Sending out an SOS(1)GP and self-confessed technophile Dr Harry Brown explores the lesser-known avenues that can be followed when things go wrong:

We all naturally want to make the most of those high tech devices that help us both at work and at home. The range of technology we use is enormous – PCs, software, printers, network, the Internet, mobiles, smartphones, tablets – and we have become so highly dependent on these devices that if anything goes wrong it can cause considerable disruption to our lives, not to mention frustration and stress. If your smartphone or tablet belongs to you personally, your IT department may not be in a position to help you, so where can you turn?

The journey  
When your IT fails you, it’s important to think clearly and not to panic or get frustrated and angry. You’ll need to word your problem concisely (now we understand how patients feel sometimes!) as you will be entering this wording into a general search engine such as Google and see what pops up. Bear in mind, in this modern hyper-connected world, that others have most likely come up against similar problems before you and will hopefully have shared their solutions online. Vary the search terms until you have exhausted all the logical possibilities. 

If you have no joy with the normal search engines, try a more specialised website such as Protonic, a free technical support service which I have used myself and can recommend highly. According to their website, “We do our best to remedy your problem and put the smile back on your face!”

Another site to check out is Fixya which aims, as its name suggests, to help you fix problems. There are a wide variety of sections here, including a good technical support section. This website also has dedicated apps – assuming you have a functioning device with which to read them. 

The web is host to a large number of technical support sites and forums, and it is also worth checking out the phone manufacturer’s website where a forum or FAQ (Frequently Asked Questions) section may reveal the answer. If you have lost the product manual, you may be able to download it and search for a solution. Look for a “contact us” button (often a not very prominent link at the foot of the home page) listing a phone number or an email address you can use. 

The problem is that you may not always receive a timely reply – or indeed any reply – but there are ways around this.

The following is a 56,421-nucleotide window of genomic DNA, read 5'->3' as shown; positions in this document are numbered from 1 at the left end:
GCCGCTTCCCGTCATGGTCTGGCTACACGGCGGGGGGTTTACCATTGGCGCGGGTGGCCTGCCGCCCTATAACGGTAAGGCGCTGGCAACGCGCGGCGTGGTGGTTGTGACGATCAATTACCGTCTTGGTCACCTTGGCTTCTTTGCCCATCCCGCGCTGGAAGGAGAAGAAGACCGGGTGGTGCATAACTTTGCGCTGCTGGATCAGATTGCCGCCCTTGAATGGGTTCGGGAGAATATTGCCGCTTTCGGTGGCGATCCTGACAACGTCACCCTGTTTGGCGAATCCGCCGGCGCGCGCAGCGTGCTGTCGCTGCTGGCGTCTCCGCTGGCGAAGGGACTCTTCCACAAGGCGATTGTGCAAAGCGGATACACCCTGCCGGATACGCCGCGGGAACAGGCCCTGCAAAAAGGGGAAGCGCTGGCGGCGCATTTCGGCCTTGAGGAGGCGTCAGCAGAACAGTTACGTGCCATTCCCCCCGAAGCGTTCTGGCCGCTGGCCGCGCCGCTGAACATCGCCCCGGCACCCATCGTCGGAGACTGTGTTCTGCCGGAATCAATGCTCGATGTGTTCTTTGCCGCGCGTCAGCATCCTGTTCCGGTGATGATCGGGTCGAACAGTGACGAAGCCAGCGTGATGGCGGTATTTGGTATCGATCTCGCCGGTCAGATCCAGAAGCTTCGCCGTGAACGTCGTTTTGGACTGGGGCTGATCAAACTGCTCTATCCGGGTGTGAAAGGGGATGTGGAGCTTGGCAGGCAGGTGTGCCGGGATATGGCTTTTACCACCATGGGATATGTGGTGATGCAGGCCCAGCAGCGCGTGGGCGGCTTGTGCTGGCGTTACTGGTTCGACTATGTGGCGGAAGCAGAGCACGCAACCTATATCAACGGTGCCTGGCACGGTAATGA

Cut out the middle men  
You could always go straight to the top and contact the manufacturer’s chief executive officer (CEO). How can you obtain their contact details? Well, you may have guessed that there is a website that performs this exact function. The site, www.CEOemail.com  may not be the prettiest website around but it certainly contains superb and relevant information and is free for non-commercial users users. I have personally used this site a number of times with great success (it has plenty of UK listings). 

I have had a significant response rate and, even better, often resolved the problem. This site is a definite one to bookmark, not only for technical problems but also for domestic or commercial issues. 

You may have decided to phone the company’s number, only to get lost in a complex, circuitous menu system where you cannot find a human to speak to. Well, it will come as no surprise that there is a website that gets around this. It is a bit more American in style, but worth checking out – and it also has associated apps. 

Sometimes all you can find is a premium rate number, which can be costly, especially when you are kept on hold. An excellent site can provide alternatives such as geographical numbers, which can be a lot cheaper or even free from landlines or mobiles, depending on your contract. There is a superb list of UK numbers here and I have had many a success from this site. Sometimes I have used it as a simple phone directory for cheap rate telephone numbers. 

Another way to attract the attention of a large company is to use social media such as Twitter, Facebook or LinkedIn.

Companies can be extremely concerned about their reputation on social media, and a simple public Tweet or Facebook message highlighting your problems can rapidly attract the response you are looking for. 

Summary of useful websites:
https://www.google.co.uk/  
http://www.protonic.com/  
http://www.fixya.com/  
http://www.ceoemail.com/  
http://gethuman.com/  
http://www.saynoto0870.com/  
https://twitter.com/  
https://www.facebook.com/